Susan Naomi Bernstein is a writer and educator living in Queens, NY. Her blog is called: “Beyond the Basics” (for Bedford Bits)
Today my spouse of nearly thirty years asked me: “Do you have everything you need?” My spouse was asking about lunch— and yet—the existential sweetness of that inquiry fills me with inspiration.
In times that seem to offer little but scarcity and austerity, I wonder often what constitutes abundance. What do people in our world need to survive spiritually and materially? A list based on the Universal Declaration of Human Rights offers the following: A roof over our heads, food in our bellies, healthcare for our well being, clothing for our bodies, education (inside and outside of schools) for our hearts and minds—as well as freedom from violence, from physical and spiritual oppression.
Recently, I contemplated the quandary of clothing. After an afternoon of attempting to make peace with the clutter in my life, I packed a bag shirts, skirts, pants, and sweaters. This packing was no easy task. As I realized these clothes no longer fit my body and that I would never wear any of these pieces again, my sentimental attachments to each piece lingered. Even as I considered the ample resources that remained in my closet, I still felt concern about lack. Yet on this afternoon I would discover that I had enough—and that I had had enough.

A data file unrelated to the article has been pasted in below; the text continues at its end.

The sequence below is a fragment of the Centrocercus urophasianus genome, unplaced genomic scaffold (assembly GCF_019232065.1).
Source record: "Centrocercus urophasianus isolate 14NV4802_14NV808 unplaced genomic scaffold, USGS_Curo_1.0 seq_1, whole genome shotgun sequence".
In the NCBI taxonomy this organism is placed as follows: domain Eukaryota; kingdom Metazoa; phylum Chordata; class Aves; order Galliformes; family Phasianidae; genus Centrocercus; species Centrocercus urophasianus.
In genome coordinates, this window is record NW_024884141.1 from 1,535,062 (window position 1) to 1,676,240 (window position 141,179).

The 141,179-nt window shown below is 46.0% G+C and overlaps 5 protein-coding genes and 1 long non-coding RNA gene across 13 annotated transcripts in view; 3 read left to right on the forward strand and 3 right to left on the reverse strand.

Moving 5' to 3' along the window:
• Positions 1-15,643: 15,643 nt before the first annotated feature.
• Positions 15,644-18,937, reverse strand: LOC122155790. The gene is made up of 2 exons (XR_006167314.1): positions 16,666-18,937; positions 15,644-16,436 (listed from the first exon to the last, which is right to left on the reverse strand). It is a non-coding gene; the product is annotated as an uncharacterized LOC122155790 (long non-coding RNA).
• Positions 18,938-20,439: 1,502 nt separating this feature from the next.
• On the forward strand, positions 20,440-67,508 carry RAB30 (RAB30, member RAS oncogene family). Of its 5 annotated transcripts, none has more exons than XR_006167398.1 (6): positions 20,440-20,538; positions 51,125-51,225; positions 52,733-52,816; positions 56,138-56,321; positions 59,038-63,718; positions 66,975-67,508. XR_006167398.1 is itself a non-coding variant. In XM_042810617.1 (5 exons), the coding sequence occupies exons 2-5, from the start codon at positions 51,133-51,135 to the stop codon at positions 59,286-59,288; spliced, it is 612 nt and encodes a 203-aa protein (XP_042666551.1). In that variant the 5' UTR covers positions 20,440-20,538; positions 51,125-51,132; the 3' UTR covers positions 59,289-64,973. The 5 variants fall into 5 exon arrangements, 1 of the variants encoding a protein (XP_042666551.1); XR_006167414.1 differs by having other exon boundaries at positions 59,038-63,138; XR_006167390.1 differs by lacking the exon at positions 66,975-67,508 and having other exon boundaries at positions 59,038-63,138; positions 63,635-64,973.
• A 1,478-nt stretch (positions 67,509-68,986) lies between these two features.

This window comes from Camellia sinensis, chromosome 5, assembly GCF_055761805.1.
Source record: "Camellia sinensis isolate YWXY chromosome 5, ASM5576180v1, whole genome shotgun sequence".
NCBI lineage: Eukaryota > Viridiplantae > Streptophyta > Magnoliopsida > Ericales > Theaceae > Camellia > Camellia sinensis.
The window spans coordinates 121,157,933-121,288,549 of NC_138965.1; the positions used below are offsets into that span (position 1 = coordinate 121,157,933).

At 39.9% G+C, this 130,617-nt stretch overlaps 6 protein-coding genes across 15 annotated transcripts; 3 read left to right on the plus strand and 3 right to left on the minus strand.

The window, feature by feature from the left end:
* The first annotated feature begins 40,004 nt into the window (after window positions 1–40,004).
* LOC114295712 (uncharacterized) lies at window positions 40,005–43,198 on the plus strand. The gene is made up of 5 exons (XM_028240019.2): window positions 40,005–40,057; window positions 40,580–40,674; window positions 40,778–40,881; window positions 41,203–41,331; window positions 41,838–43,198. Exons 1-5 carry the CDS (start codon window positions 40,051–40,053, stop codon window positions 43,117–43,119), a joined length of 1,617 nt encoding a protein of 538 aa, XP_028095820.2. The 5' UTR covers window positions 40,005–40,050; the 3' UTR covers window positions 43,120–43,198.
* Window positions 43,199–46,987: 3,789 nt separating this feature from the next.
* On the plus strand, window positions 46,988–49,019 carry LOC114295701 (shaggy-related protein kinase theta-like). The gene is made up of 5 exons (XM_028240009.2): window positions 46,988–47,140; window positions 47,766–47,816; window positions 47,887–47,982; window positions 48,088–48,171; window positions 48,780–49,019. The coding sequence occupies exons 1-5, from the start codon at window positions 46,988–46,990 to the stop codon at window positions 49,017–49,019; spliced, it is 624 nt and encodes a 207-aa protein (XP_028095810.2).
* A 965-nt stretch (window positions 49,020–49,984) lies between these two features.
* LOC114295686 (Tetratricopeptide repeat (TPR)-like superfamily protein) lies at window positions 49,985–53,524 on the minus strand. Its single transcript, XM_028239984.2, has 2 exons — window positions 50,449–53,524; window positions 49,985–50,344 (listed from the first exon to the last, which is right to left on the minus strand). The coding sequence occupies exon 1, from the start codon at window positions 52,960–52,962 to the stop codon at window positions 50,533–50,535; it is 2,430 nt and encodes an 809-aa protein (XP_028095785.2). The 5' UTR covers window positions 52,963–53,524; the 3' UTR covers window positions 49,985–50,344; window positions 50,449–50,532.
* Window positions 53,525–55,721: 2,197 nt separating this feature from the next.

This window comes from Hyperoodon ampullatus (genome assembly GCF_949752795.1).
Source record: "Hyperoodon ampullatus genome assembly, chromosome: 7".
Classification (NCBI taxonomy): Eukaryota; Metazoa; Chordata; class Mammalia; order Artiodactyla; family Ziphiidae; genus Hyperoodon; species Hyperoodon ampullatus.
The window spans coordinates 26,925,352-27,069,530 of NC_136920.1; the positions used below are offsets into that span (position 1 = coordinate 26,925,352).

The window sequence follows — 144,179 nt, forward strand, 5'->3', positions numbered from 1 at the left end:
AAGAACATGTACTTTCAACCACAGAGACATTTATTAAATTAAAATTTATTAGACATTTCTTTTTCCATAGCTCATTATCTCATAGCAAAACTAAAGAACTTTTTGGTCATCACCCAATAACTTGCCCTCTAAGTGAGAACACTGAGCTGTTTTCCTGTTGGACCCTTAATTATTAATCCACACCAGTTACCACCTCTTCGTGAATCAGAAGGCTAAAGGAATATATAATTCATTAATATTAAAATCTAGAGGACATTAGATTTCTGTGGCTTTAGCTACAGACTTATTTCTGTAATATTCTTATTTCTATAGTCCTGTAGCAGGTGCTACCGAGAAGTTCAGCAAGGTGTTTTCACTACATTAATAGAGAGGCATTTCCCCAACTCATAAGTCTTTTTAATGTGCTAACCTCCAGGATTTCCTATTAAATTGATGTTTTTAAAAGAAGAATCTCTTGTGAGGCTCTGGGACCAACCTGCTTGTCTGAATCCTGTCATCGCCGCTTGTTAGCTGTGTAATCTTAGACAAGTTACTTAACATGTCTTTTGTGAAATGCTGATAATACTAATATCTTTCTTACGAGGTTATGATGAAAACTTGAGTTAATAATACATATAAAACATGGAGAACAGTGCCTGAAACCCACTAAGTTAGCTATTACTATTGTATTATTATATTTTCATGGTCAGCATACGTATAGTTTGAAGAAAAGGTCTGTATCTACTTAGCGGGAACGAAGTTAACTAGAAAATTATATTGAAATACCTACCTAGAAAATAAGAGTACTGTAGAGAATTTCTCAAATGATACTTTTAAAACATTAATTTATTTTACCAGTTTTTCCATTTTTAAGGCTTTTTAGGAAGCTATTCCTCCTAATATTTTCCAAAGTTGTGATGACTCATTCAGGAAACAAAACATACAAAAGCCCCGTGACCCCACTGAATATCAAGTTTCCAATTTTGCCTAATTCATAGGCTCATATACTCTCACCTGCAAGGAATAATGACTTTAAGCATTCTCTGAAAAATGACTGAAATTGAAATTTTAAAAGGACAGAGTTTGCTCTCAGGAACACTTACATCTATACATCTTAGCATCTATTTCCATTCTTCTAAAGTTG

“I’m going out on an errand,” I said to my spouse, slinging the clothing bag over my shoulder, walking out the door, and heading for the subway. Not long afterward, I found myself at the Really Really Free Market at Judson Memorial Church, unpacking the clothes in my bag and placing them on an empty table. The women I met greeted me with warmth and happiness, and I felt great relief at having arrived to greet them in return. If the subway trip had been relatively short, the journey to this time and place had taken years.
According to the Jewish tradition of mitzvah, I had not disclosed to anyone where I had gone. Only hesitantly did I relate my errand to my spouse afterwards, and even more hesitantly do I disclose that errand here. Yet my spouse’s question: “Do you have everything you need?” opens me to the challenge of recognizing abundance. And so I take the deepest of breaths and share once more share my experiences in writing. Such experiences are lessons fostered and learned in the exuberant remembrance of Autumn 2011 in Zuccotti Park. In moments of seeming austerity, writing extends this gift of abundance—an opportunity to become fully alive and fully human in the presence of our days.